(Mark 1:15; Acts 2:28; Acts 20:21; Acts 26:18; Romans 4:18-21; Ephesians 4:11-16)
We believe that the Church is to be understood as both the global and local “body of Christ”. The global church is comprised of everyone worldwide who has repented of their sin and placed their faith in Jesus. Local churches are local communities of disciples who have covenanted to God and one another to do life in the Gospel as a family in Christ.
Local churches exist to display the glory of God and comprehensive beauty of Jesus by being communities that are cultivating Gospel doctrine, Gospel culture, and Gospel multiplication.
Cultivating Gospel doctrine means proclaiming the Gospel and teaching God’s Word accurately and faithfully.
Cultivating Gospel culture means embodying the life, imperatives, and values of God’s Kingdom in the life of the local church so that disciples may grow, develop, and thrive.
Cultivating Gospel multiplication means making disciples of Jesus who are growing to maturity in Christ and likewise making other disciples of Jesus who are doing the same.
Furthermore, God has given the Church spiritually gifted leaders who are assigned with the responsibility of shepherding, teaching, equipping, and nurturing disciples to bring glory to God by making much of His son in the everyday rhythms of their lives.
(Matthew 16:18; Matthew 28:19-20; Acts 20:20-28; 1 Corinthians 12:12-28; Ephesians 4:11-16; 1 Timothy 3:15)
We believe that every authentically Christian church must be committed to the humble, gentle, hopeful, Jesus-like, Christ-mandated, Scripture-based practice of congregational correction, also called church discipline. Congregational correction is the practice where a member of a local church who is in unrepentant sin or disagreeable doctrinal heresy must be lovingly, gently, and firmly confronted in the hopes that he or she will respond in repentance. The goal of correction is restoration and reconciliation, not separation and disillusionment. If repentance does not result from the confronting process laid out in Matthew 18:15-17, 1 Corinthians 5:1-13, and Galatians 6:1, the member must be formally and publicly disfellowshipped with the hope that repentance and thereby restoration and reconciliation might take place in the future.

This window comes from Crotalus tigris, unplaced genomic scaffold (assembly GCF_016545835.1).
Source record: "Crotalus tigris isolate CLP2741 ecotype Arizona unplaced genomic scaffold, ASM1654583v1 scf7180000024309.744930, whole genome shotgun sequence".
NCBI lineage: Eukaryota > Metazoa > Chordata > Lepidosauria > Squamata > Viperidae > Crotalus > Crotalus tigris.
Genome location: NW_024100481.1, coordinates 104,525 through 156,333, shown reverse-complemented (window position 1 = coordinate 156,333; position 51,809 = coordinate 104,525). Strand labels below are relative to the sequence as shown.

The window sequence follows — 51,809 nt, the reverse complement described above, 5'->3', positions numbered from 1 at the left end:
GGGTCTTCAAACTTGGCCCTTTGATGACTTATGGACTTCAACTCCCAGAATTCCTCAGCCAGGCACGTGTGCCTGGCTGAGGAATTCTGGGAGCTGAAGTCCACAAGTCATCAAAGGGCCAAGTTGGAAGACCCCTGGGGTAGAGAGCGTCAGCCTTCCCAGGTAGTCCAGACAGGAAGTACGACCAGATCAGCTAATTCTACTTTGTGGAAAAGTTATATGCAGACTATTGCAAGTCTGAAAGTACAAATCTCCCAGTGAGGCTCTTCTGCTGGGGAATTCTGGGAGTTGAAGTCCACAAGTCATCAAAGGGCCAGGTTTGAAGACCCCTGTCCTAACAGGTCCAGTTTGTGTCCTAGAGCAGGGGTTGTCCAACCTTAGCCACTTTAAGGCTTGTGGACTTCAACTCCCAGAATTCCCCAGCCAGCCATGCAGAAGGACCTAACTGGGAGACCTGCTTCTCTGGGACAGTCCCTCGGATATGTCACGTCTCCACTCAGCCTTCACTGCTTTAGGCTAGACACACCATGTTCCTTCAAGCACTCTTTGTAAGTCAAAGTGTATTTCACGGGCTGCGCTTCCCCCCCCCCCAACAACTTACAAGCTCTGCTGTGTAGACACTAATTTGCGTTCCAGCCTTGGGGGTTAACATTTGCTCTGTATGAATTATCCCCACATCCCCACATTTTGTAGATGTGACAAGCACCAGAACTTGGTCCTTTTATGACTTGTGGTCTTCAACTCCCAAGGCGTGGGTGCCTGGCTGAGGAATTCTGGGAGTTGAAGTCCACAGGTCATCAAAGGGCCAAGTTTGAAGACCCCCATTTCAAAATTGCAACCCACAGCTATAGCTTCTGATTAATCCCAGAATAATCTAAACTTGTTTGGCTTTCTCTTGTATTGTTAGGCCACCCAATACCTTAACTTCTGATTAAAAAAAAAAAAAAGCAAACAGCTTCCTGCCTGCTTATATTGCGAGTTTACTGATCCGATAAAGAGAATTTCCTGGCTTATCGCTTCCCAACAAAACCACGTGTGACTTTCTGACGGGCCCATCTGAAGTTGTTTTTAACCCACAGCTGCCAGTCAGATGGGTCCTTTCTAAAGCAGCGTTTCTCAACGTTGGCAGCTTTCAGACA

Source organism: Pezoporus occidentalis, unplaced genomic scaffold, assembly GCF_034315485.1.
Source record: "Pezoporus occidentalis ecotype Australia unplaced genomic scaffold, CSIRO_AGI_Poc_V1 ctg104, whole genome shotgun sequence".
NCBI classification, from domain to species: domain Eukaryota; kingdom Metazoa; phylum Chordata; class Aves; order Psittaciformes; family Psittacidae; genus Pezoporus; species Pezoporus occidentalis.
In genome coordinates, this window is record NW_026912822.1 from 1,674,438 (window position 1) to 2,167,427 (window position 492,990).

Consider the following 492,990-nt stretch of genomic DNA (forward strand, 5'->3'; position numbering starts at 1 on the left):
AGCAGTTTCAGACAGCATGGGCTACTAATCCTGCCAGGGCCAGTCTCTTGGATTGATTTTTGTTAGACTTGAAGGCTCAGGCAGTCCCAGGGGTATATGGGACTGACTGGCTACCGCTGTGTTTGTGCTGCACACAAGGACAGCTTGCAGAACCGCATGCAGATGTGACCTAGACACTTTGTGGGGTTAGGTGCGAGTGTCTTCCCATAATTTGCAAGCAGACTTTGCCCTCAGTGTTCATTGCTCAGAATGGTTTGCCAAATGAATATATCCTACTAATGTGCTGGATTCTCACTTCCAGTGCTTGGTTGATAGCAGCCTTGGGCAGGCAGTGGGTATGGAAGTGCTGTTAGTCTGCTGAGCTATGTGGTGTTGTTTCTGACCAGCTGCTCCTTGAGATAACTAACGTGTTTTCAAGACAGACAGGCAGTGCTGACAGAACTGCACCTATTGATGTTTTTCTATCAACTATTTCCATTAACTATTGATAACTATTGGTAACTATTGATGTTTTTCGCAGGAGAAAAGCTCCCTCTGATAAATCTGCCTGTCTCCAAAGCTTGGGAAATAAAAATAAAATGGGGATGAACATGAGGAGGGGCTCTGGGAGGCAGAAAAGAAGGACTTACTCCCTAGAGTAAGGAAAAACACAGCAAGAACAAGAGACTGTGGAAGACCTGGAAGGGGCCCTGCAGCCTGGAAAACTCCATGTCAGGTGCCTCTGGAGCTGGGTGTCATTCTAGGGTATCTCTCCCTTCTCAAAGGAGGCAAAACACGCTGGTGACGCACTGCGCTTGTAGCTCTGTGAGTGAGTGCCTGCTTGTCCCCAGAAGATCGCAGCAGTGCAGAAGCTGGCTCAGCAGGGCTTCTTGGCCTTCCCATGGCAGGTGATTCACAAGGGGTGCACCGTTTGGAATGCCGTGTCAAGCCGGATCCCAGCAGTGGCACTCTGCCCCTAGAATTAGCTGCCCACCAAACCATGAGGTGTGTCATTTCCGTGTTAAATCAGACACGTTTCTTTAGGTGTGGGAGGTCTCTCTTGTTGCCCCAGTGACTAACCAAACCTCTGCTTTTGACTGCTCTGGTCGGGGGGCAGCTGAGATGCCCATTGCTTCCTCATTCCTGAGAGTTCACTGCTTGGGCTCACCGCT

We believe that the Scriptures clearly set forth the doctrines of eternal punishment and eternal life; eternal punishment for unrepentant sinners in a literal Hell and eternal life for all who receive forgiveness through Christ in Heaven.
(Matthew 25:34, 41, 46; Luke 19:19-31; John 14:1-3; Rev 20:11-15)
Heaven and Hell
We believe that the two ordinances of the Church commanded by Jesus are baptism by immersion (Matthew 28:19-20; Acts 8:38; Rom 6:1-4; 1 Pet 3:21) and the Lord’s Supper, a commemoration of the death, resurrection, and second coming of our Lord Jesus Christ (Luke 22:13-20: 1 Cor 11:23-26).
We believe that upon coming to Christ, believers will display a changed life and a growing desire to serve and please God as a result of the Holy Spirit indwelling them. They will grow in godly character and lifestyle, becoming more and more like Jesus Christ, God’s Son who perfectly reflects God the Father Himself. This process is called sanctification.
Believers should and are called by the Creator to live, as the early disciples did, a life for Christ in the world but not of the world; a life devoted unto Jesus and to set standards of living that exalt our Lord and His Church. A life of holiness and obedience to God is not optional but in fact commanded by Jesus and the apostles as a requirement for those who will enter the Kingdom of God. Growing in godly living and character is not a prerequisite to salvation but evidence of it.
(Matthew 7:21; 16:27; Romans 12:1-3; 2 Corinthians 6:17; Ephesians 5:11; Colossians 3:17; Hebrews 12:14; I John 3:7-10; Revelation 20:12).